The first phase of this project is collecting data in the form of personal relationship experiences. In order to get a large enough data sample, they are creating an AI bot that will conduct interviews with subjects who share their experiences. The big challenge is to give the bot a level of sensitivity (dare we say humanity?) when asking personal questions and responding to people’s experiences. Finding that balance is difficult when dealing with a computer, but it is crucial, Zytko says.

Researchers like Zytko are working to figure out “how we can refine AI without retraumatizing people,” he says. The key, he explains, is to develop risk-sensitive technology. Zytko plans to use this data to further understand how people use dating apps and how the apps create and perpetuate perceptions of sexual consent — or lack thereof.

AI may take on certain tasks historically performed by humans, but James believes there will always be a need for real people in medicine. Artificial intelligence can make a medical recommendation, but at the end of the day, the clinician must make the final call in most cases. In this way, a human-technology relationship will form that makes AI a part of the team. James explains this kind of interaction more as augmented intelligence than artificial intelligence. He says the way we use AI has the potential to enhance our capabilities rather than replace them.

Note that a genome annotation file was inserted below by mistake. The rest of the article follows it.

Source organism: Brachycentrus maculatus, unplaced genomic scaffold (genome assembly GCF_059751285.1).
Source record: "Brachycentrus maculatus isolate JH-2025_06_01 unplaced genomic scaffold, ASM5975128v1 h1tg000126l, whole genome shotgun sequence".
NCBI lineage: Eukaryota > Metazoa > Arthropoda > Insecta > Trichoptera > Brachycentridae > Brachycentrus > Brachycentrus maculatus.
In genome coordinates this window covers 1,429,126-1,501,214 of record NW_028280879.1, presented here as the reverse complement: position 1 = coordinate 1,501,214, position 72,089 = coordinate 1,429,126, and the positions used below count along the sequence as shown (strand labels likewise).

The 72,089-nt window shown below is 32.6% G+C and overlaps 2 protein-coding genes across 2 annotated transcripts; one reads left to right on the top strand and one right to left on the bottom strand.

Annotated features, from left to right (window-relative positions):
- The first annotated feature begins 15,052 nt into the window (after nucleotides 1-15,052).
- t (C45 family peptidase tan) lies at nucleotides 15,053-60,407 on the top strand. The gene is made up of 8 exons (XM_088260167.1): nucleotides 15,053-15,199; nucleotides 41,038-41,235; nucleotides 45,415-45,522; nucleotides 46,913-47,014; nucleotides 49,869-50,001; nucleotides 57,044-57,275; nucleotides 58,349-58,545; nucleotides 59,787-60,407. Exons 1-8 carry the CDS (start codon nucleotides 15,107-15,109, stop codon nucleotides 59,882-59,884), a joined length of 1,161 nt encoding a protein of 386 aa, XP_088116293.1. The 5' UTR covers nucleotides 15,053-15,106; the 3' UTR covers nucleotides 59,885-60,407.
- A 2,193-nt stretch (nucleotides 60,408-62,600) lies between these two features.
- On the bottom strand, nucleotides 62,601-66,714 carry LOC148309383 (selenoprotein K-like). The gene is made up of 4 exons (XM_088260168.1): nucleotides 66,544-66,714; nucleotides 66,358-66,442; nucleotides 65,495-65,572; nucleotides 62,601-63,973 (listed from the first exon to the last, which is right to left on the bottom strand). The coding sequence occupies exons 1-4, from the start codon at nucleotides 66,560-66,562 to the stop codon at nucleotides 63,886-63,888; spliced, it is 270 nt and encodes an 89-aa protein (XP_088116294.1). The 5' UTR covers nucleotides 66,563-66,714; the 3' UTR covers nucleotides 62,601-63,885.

There are those who remain skeptical about becoming buddy-buddy with artificial intelligence, but James says that this will change as educational programs help clinicians interpret AI and learn to trust it. The goal is that once clinicians develop a level of comfort with AI, trust will begin to trickle down to the patient level. As patients see the successful implementation of AI in the clinical environment, he hopes they will become more accustomed to it, understandably question it, and, eventually, accept it.

The medical field is beginning to integrate a new stage of technology, between models that assess risks, bots that collect data, and other AI that can give preliminary diagnoses, communicate between physicians and patients, and transcribe medical documents. Current research has a long way to go before we see widespread use of AI in a clinical setting, since it takes time to assess accuracy, reproducibility, effectiveness, and practicality. Levy says the amount of time depends on the type of technology, but it can take up to a decade to go from a lab to practical use.

“Ultimately, physicians can expect that we will do things differently,” James says.

Every part of the medical field will work with AI in some way, but exactly how that will look is still unclear. Thanks to research, we get a glimpse into the future of AI, but there is still so much we can’t predict. AI may revolutionize the medical field in the near future, but there are also developments 20, 30, or 40 years away that we haven’t imagined in our wildest dreams.


This story is from the Moving Medicine Forward feature in the October 2022 issue of Hour Detroit magazine. Read more in our digital edition.